Michele Masterson

Speech Tech Guru Ray Kurzweil Joins Google

Ray Kurzweil has confirmed that he is joining Google as director of engineering to work on new projects involving machine learning and language processing.

Kurzweil is the founder of several companies including Kurzweil Applied Intelligence (KAI). In 1982, the company began to develop computer-based speech recognition, and in 1987 introduced the first commercially marketed, large-vocabulary speech-recognition system. KAI also combined its speech recognition technology with expert systems for the creation of medical reports. The Kurzweil VoiceMed products, (now called Kurzweil Clinical Reporter), allows doctors to create medical reports by talking with their computers. The Kurzweil systems are now used in 10 percent of the emergency rooms in the U.S. and in many other medical specialties. KAI continues today as part of ScanSoft (originally Kurzweil Computer Products, Inc.).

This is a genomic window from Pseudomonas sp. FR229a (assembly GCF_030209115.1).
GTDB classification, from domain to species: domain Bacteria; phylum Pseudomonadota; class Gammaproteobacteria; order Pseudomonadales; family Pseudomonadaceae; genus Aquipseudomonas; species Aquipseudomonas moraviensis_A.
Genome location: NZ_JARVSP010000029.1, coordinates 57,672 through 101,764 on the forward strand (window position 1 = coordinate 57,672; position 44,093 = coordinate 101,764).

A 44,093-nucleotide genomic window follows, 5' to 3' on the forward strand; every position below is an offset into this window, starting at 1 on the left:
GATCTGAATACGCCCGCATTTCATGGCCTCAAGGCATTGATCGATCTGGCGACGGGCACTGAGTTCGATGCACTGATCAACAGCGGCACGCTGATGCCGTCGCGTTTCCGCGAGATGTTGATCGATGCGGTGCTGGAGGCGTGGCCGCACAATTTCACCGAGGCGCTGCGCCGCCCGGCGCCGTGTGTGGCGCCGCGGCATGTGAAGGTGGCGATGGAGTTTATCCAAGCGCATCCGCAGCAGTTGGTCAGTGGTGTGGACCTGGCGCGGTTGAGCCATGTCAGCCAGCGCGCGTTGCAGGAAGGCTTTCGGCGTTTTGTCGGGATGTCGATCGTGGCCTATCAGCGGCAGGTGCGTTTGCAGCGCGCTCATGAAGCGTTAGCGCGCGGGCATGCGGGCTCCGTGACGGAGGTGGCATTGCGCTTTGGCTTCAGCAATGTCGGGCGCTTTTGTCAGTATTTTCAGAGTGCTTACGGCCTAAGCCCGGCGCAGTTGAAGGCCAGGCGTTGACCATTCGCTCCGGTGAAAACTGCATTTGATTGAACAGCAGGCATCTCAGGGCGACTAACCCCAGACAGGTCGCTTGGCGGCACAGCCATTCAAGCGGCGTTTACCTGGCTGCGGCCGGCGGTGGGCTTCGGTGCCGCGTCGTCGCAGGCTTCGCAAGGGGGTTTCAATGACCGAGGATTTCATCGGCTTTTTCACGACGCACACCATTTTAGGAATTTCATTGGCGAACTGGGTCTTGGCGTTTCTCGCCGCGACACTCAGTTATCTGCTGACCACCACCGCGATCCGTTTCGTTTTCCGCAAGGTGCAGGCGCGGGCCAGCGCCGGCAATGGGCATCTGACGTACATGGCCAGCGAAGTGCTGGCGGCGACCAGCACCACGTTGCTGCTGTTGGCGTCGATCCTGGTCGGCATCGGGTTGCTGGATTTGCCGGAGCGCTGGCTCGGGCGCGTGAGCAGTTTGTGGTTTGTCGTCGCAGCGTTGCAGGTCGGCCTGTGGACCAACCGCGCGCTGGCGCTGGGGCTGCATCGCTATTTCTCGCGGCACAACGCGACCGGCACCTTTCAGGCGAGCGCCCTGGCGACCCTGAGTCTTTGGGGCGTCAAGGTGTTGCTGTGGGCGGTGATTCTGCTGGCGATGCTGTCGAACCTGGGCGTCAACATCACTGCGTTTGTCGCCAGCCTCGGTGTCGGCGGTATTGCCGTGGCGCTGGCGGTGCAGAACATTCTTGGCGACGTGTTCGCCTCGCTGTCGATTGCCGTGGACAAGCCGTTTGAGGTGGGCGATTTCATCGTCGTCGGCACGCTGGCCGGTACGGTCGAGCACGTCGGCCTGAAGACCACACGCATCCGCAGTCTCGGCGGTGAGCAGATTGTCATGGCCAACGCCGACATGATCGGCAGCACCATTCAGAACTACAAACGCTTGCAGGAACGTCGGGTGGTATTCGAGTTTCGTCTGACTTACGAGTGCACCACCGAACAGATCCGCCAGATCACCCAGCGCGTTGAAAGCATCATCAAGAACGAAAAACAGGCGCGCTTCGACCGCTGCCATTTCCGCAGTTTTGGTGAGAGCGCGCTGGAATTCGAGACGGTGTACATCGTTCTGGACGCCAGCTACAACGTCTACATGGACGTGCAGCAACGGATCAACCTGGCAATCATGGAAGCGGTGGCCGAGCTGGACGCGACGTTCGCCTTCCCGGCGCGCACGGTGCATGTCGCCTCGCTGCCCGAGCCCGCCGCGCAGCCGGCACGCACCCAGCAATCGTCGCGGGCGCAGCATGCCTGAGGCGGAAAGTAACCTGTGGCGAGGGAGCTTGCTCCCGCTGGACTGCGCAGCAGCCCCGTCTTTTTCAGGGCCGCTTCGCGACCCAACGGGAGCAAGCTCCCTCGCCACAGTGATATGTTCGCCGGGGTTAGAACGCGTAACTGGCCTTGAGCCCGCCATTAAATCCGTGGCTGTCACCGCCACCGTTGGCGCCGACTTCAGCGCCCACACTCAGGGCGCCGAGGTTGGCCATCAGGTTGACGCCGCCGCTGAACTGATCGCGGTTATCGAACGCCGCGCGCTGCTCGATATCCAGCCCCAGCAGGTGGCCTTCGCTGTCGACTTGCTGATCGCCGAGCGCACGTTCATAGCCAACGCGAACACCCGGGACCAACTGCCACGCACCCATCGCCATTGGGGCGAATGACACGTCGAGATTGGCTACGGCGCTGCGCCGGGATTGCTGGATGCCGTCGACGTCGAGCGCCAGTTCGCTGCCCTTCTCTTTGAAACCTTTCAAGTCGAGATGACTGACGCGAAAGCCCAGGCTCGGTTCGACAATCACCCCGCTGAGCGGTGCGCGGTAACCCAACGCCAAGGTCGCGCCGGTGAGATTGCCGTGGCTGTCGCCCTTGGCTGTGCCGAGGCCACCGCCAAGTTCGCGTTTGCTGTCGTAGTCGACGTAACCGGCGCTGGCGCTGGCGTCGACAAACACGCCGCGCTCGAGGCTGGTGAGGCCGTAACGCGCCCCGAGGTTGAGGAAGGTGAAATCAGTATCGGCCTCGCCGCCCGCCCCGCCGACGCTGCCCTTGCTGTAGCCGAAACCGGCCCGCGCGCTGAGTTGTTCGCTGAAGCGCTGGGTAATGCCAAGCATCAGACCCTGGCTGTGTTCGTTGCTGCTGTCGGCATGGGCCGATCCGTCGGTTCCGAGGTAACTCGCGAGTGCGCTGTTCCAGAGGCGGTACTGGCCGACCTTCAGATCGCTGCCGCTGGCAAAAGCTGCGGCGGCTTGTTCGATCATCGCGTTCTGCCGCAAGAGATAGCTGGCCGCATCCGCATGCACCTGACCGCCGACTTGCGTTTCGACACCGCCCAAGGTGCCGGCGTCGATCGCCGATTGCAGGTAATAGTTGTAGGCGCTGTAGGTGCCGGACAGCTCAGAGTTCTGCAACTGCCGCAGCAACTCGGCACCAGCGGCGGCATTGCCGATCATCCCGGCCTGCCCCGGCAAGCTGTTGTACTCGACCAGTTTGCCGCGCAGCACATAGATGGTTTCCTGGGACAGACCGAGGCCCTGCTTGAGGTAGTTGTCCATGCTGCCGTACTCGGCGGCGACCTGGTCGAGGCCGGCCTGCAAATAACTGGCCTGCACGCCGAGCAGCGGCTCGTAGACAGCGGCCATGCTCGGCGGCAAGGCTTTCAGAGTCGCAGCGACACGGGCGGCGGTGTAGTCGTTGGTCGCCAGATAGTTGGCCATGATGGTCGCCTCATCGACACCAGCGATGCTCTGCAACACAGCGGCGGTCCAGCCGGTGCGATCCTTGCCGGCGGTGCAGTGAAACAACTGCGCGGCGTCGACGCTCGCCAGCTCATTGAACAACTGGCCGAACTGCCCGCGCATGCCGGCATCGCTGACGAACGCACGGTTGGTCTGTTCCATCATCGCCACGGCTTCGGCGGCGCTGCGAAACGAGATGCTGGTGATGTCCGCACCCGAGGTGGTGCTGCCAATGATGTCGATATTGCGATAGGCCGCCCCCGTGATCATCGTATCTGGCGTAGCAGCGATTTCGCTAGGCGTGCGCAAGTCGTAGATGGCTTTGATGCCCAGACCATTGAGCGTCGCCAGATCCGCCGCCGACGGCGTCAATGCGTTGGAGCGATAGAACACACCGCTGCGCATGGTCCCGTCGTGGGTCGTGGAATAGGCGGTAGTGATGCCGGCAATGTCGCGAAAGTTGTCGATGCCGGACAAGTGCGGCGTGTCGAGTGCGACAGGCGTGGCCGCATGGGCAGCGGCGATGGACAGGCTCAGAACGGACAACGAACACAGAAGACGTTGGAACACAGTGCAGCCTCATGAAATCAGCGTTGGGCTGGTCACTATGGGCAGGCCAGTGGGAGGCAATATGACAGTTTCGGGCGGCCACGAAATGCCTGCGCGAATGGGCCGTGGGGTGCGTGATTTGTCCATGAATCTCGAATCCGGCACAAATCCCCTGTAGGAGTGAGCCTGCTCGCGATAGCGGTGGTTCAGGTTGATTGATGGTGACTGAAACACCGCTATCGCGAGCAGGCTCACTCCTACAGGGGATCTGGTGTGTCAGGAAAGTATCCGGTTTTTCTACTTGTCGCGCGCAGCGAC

“I’ve been interested in technology, and machine learning in particular, for a long time: [I] invented the first print-to-speech reading machine for the blind, among other inventions. I’ve always worked to create practical systems that will make a difference in people’s lives, which is what excites me as an inventor.
“In 1999, I said that in about a decade we would see technologies such as self-driving cars and mobile phones that could answer your questions, and people criticized these predictions as unrealistic. Fast forward a decade—Google has demonstrated self-driving cars, and people are indeed asking questions of their Android phones. It’s easy to shrug our collective shoulders as if these technologies have always been around, but we’re really on a remarkable trajectory of quickening innovation, and Google is at the forefront of much of this development.”